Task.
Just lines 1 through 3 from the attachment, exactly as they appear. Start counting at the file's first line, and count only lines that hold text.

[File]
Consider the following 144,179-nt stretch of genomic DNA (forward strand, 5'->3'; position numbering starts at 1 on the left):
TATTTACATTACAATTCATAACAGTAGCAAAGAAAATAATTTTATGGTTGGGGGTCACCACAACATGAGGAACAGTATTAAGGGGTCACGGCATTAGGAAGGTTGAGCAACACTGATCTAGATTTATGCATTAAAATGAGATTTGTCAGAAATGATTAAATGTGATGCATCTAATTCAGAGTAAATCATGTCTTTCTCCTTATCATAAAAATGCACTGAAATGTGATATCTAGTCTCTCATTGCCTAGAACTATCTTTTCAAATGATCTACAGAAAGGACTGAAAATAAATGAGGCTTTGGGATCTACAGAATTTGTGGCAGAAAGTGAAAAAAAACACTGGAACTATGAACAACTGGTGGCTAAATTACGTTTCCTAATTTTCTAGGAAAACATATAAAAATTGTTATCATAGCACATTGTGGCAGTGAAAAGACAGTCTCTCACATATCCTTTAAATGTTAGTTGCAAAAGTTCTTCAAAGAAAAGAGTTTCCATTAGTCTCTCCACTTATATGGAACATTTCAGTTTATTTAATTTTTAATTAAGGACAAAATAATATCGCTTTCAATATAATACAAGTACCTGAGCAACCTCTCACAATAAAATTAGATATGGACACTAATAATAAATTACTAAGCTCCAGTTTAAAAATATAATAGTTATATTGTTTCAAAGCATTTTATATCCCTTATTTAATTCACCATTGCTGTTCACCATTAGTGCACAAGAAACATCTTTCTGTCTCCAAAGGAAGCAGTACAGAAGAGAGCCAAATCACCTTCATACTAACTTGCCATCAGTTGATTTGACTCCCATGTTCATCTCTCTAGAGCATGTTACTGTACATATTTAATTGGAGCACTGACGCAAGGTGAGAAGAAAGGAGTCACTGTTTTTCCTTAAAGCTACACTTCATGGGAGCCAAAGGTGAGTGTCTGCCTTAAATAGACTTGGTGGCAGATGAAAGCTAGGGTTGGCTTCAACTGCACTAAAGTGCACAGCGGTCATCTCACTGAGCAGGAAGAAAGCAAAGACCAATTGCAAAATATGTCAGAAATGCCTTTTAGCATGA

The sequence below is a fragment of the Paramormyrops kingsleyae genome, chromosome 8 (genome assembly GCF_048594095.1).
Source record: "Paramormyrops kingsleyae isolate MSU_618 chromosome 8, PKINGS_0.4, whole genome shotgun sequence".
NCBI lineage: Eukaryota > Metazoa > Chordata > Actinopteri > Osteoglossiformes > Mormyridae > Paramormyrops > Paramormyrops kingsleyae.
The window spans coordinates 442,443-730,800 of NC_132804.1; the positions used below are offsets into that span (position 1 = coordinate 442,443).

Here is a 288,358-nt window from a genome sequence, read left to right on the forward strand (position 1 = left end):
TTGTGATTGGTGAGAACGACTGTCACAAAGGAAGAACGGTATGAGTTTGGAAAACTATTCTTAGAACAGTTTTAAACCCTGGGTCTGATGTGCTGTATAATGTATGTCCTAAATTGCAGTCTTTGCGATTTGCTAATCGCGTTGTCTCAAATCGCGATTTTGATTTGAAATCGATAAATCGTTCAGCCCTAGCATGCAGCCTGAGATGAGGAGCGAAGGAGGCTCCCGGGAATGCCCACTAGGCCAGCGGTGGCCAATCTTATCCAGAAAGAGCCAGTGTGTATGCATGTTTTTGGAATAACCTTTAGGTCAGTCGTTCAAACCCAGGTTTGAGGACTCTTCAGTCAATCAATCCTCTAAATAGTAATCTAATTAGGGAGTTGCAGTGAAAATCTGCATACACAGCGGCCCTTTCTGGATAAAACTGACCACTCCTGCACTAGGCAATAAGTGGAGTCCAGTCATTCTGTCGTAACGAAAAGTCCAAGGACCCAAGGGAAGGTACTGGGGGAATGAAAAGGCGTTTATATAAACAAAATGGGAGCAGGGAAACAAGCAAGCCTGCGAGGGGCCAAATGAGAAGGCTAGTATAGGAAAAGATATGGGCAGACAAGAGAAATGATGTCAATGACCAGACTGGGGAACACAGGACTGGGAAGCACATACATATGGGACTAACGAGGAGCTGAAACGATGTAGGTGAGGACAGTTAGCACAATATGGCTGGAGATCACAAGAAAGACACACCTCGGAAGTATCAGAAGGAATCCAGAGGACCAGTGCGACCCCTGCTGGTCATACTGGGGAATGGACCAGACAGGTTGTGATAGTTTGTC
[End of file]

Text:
Consider the following 144,179-nt stretch of genomic DNA (forward strand, 5'->3'; position numbering starts at 1 on the left):
TATTTACATTACAATTCATAACAGTAGCAAAGAAAATAATTTTATGGTTGGGGGTCACCACAACATGAGGAACAGTATTAAGGGGTCACGGCATTAGGAAGGTTGAGCAACACTGATCTAGATTTATGCATTAAAATGAGATTTGTCAGAAATGATTAAATGTGATGCATCTAATTCAGAGTAAATCATGTCTTTCTCCTTATCATAAAAATGCACTGAAATGTGATATCTAGTCTCTCATTGCCTAGAACTATCTTTTCAAATGATCTACAGAAAGGACTGAAAATAAATGAGGCTTTGGGATCTACAGAATTTGTGGCAGAAAGTGAAAAAAAACACTGGAACTATGAACAACTGGTGGCTAAATTACGTTTCCTAATTTTCTAGGAAAACATATAAAAATTGTTATCATAGCACATTGTGGCAGTGAAAAGACAGTCTCTCACATATCCTTTAAATGTTAGTTGCAAAAGTTCTTCAAAGAAAAGAGTTTCCATTAGTCTCTCCACTTATATGGAACATTTCAGTTTATTTAATTTTTAATTAAGGACAAAATAATATCGCTTTCAATATAATACAAGTACCTGAGCAACCTCTCACAATAAAATTAGATATGGACACTAATAATAAATTACTAAGCTCCAGTTTAAAAATATAATAGTTATATTGTTTCAAAGCATTTTATATCCCTTATTTAATTCACCATTGCTGTTCACCATTAGTGCACAAGAAACATCTTTCTGTCTCCAAAGGAAGCAGTACAGAAGAGAGCCAAATCACCTTCATACTAACTTGCCATCAGTTGATTTGACTCCCATGTTCATCTCTCTAGAGCATGTTACTGTACATATTTAATTGGAGCACTGACGCAAGGTGAGAAGAAAGGAGTCACTGTTTTTCCTTAAAGCTACACTTCATGGGAGCCAAAGGTGAGTGTCTGCCTTAAATAGACTTGGTGGCAGATGAAAGCTAGGGTTGGCTTCAACTGCACTAAAGTGCACAGCGGTCATCTCACTGAGCAGGAAGAAAGCAAAGACCAATTGCAAAATATGTCAGAAATGCCTTTTAGCATGA

The sequence below is a fragment of the Paramormyrops kingsleyae genome, chromosome 8 (genome assembly GCF_048594095.1).